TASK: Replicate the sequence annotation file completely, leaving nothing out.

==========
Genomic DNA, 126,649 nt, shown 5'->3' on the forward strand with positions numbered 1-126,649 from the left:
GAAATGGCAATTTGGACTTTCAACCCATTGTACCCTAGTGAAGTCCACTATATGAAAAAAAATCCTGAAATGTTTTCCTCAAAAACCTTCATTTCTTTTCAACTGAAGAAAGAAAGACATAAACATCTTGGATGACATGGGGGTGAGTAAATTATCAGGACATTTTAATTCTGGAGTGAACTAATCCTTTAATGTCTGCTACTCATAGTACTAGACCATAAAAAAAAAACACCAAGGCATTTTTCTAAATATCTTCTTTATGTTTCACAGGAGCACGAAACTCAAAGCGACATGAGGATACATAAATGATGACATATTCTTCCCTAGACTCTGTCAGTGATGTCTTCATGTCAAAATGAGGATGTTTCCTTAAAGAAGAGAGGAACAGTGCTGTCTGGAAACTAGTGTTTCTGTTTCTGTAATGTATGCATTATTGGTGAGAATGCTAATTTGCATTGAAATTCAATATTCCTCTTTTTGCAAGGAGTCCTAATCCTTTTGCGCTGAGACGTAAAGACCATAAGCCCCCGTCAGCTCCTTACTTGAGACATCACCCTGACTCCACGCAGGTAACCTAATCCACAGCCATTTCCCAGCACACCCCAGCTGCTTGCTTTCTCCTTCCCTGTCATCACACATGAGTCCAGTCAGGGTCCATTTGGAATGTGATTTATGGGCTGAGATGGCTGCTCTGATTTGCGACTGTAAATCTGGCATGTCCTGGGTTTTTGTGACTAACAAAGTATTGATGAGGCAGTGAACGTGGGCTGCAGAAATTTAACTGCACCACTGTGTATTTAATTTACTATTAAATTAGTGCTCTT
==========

Genomic DNA, 126,649 nt, shown 5'->3' on the forward strand with positions numbered 1-126,649 from the left:
GAAATGGCAATTTGGACTTTCAACCCATTGTACCCTAGTGAAGTCCACTATATGAAAAAAAATCCTGAAATGTTTTCCTCAAAAACCTTCATTTCTTTTCAACTGAAGAAAGAAAGACATAAACATCTTGGATGACATGGGGGTGAGTAAATTATCAGGACATTTTAATTCTGGAGTGAACTAATCCTTTAATGTCTGCTACTCATAGTACTAGACCATAAAAAAAAAACACCAAGGCATTTTTCTAAATATCTTCTTTATGTTTCACAGGAGCACGAAACTCAAAGCGACATGAGGATACATAAATGATGACATATTCTTCCCTAGACTCTGTCAGTGATGTCTTCATGTCAAAATGAGGATGTTTCCTTAAAGAAGAGAGGAACAGTGCTGTCTGGAAACTAGTGTTTCTGTTTCTGTAATGTATGCATTATTGGTGAGAATGCTAATTTGCATTGAAATTCAATATTCCTCTTTTTGCAAGGAGTCCTAATCCTTTTGCGCTGAGACGTAAAGACCATAAGCCCCCGTCAGCTCCTTACTTGAGACATCACCCTGACTCCACGCAGGTAACCTAATCCACAGCCATTTCCCAGCACACCCCAGCTGCTTGCTTTCTCCTTCCCTGTCATCACACATGAGTCCAGTCAGGGTCCATTTGGAATGTGATTTATGGGCTGAGATGGCTGCTCTGATTTGCGACTGTAAATCTGGCATGTCCTGGGTTTTTGTGACTAACAAAGTATTGATGAGGCAGTGAACGTGGGCTGCAGAAATTTAACTGCACCACTGTGTATTTAATTTACTATTAAATTAGTGCTCTT